A MelanieM Review: The Beast Without by Christian Baines

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Rating: 4.75 stars out of 5

The Beast Without coverReylan, a Blood Shade, the correct term for vampires,, likes being on his own.  He is wealthy, gorgeous,  sexy and particular in who he eats.  He picks out his prey from the popular gay clubs of Sidney, on Oxford Street.  Reylan is always careful not to take too much, just enough to last a few days  before he has to feed again.  So when a crazed werewolf kills his latest companion, Reylan is not happy.  He is even less so when the werewolf, young Jorgas, seems to have developed an obsession with him.  An obsession that puts Reylan and those he cares about at risk.

In order for Reylan to take care of the situation, he finds he must work with a mysterious supernatural organization  called The Arcadia Trust and its leader Patricia Bakker.  The Arcadia Trust has its own agenda and wants Reylan to deliver the werewolf to them alive.  But things change when Reylan hunts down the young werewolf in question.  In a moment of intense need and hunger a tenuous relationship is formed between vampire and werewolf, a relationship neither wants.

As more people are murdered around them, Reylan, Jorgas and The Arcadian Trust must look further than Jorgas for the cause while trying to protect the ones inside their circle.  Reylan soon realizes that the civility he has cloaked his life in is no longer enough.  Its time for his true predator nature to come out and stay out if he is to stay alive and locate the true murderer among them.

What an excellent take on vampires and werewolves.  The Beast Without is such a far cry from the Twilight movies and other more current representations of these two supernatural beings. The werewolves and vampires of The Beast Without are not the benign creatures of the night that we see in popular movies and books these days.  No, the supernaturals of this novel, The Blood Shades and the Flesh Masters (werewolves) are apex predators, vicious and superior to humans who are regarded as food.  It’s actually kind of refreshing.

The vampires, werewolves and other supernatural beings like Cloak Masters (invisible beings) are genetic by nature.  All come from families where the various genes for each type of creature runs in the family.  It can skip generations and then, right around puberty, those that carry the gene mutate into the creature whose genes they carry, whether it be vampire, werewolf, or something quite different.  Christian Baines is developing a great back history for these supernaturals, a history that is being revealed slowly throughout the book.

Along with his impressive world building, Baines takes particular pains to make his characters complex, otherworldly and sometimes cruel in their outlook.  Take Reylan.  He is not human and revels in being a Blood Shade, finding the term vampire to be distasteful and tawdry. An asexual being, at least in the beginning, he dines on men, preferring the power and vigor in their blood to the caution and other traits that occurs in female hemoglobin.   As created by Baines, Reylan is a loner, a predator and absolutely absorbing.

I can’t  say enough about the characters i found here.  Whether it is Jorgas, a confused, raged filled werewolf, Father Isaac O’Baer of Saint Barnabas Church, a Father handy with advice or a knife, or Patricia Bakker, the enigmatic leader of The Arcadia Trust, these beings are intricately layered, wildly unpredictable in nature, and totally absorbing to read about.  I can’t get enough of them or anyone else that pops up in this story.  It’s really just a roll call of strange and wonderful creatures, each more exciting, dangerous and complex  than the one before.   They may not be real, but they certainly feel that way.  Here is Reylan’s thoughts on Cloak Walkers:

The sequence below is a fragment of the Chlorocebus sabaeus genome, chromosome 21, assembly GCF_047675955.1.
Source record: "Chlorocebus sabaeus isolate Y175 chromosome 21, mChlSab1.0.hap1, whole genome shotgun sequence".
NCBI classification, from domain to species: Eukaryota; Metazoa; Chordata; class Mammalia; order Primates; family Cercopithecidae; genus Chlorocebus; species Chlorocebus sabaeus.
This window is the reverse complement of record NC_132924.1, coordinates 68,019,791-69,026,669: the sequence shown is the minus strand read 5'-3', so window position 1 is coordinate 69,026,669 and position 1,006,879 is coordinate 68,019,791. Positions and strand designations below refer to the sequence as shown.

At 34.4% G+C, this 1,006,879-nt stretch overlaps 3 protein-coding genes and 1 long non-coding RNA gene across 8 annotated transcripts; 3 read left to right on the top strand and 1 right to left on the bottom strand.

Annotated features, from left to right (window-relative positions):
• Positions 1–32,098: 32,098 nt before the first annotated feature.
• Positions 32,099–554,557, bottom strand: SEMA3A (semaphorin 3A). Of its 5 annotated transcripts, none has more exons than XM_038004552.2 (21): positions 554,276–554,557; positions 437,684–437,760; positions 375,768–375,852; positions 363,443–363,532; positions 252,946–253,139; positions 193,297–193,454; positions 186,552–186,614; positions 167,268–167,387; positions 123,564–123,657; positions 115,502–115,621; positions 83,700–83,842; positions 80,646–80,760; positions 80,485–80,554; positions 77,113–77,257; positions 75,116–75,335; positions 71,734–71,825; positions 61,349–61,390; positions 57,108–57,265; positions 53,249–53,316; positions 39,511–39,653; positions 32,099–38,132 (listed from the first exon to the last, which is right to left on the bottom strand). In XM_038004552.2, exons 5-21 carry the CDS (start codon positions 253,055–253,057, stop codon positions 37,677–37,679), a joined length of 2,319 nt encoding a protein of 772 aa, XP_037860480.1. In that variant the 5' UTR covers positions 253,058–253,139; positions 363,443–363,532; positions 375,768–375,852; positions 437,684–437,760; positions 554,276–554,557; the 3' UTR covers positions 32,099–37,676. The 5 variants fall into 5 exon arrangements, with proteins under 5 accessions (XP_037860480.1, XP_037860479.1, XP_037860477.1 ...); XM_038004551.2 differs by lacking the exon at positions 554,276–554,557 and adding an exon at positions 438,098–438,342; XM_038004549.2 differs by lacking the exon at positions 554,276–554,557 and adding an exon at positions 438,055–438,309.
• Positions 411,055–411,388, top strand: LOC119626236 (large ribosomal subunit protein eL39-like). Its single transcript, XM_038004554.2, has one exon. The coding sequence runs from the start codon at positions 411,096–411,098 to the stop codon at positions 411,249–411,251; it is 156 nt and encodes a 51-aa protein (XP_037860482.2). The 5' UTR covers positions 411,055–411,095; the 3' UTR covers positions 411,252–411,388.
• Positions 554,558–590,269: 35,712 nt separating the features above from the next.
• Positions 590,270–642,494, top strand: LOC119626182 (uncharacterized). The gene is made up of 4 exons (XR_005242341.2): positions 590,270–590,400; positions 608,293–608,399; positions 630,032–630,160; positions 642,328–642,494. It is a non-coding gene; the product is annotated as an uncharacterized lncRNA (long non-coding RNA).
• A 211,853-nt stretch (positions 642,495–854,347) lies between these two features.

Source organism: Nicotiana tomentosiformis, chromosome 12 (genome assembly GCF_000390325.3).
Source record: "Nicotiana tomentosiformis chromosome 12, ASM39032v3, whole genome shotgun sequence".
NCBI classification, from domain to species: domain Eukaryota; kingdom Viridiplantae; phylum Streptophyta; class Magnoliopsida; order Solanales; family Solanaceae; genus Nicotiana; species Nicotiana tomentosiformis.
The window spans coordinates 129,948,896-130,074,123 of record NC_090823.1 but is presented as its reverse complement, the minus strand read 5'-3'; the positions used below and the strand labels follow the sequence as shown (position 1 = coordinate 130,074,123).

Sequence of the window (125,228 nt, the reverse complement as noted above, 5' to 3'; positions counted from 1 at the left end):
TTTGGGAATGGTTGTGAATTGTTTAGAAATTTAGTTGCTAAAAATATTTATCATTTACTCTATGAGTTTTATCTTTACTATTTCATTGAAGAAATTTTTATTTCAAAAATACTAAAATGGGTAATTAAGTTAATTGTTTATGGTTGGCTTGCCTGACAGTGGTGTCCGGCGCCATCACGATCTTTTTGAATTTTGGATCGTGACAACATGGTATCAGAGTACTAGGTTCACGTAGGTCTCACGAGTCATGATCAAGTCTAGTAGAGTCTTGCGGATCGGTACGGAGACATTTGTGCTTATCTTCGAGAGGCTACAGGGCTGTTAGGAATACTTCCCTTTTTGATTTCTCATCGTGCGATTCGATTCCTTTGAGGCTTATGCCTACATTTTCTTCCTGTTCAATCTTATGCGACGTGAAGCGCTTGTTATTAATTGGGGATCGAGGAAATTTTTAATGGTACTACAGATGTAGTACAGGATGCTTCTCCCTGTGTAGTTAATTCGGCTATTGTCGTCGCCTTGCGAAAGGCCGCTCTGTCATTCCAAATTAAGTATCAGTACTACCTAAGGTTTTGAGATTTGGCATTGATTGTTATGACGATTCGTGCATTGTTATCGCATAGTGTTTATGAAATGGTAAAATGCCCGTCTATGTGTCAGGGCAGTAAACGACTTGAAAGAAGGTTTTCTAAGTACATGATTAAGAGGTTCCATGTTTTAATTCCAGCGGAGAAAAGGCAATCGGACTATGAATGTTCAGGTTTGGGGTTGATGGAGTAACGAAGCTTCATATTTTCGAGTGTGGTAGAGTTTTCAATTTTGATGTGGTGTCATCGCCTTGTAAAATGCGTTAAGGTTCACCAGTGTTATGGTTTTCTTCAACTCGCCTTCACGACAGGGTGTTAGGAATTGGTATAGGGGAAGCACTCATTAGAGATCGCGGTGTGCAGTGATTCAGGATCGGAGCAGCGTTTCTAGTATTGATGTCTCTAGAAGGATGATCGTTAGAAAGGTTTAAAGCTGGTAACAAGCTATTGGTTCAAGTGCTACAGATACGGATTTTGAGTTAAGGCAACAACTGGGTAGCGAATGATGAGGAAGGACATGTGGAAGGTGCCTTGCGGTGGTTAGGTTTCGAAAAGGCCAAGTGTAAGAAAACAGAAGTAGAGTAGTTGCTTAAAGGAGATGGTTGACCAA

It’s said, perhaps cruelly, that you can smell a Cloak Walker long before you hear him – such is the inevitable toll of invisibility on personal hygiene. It’s even been claimed that the condition brings on leprosy, and that a Cloak Walker may be tracked by the body parts he leaves behind. I find what this theory lacks in credence, it makes up for in originality.

I love that wry, amused tone.  A little mean and deceptively mild. Perfect.

The plot is just as twisted and deceptive as the characters.  Baines has really done justice to each element here.  Both the story line and supernatural beings are totally worthy of each other, working their magic on the reader from page one.  Baines’ style of writing is smooth, his descriptions vivid and sometimes almost graphically realistic.  Here is our introduction to Reylan as he heads out to hunt at night:

 I’m not human, but even so, this is a reality I can’t ignore. If I’m not careful when I feed, when I take my fill of blood, I can quickly become the wrong one-nighter.

I’ll thank you not to use the ‘v’ word.

Given my proximity to Oxford Street, the sleazy, pulsing artery of Sydney’s nightclub district where I’ve lived for the better part of thirty years, I try not to visit any club twice in the same week. It’s safer that way, particularly for a man whose lifestyle depends on discretion. Barely two nights ago, I’d graced Fantasy, a club full of pretty, if flighty young things – some gay, some straight, most happily open minded on the subject. So the following night’s destination was Blaze, a club currently serving as de facto cathedral to the Church of Saint Muscle Mary, where the buff and beautiful took time out of their forty hour a week gym schedules to model, preen and occasionally dance the night away for the slack-jawed ogling pleasure of curious onlookers.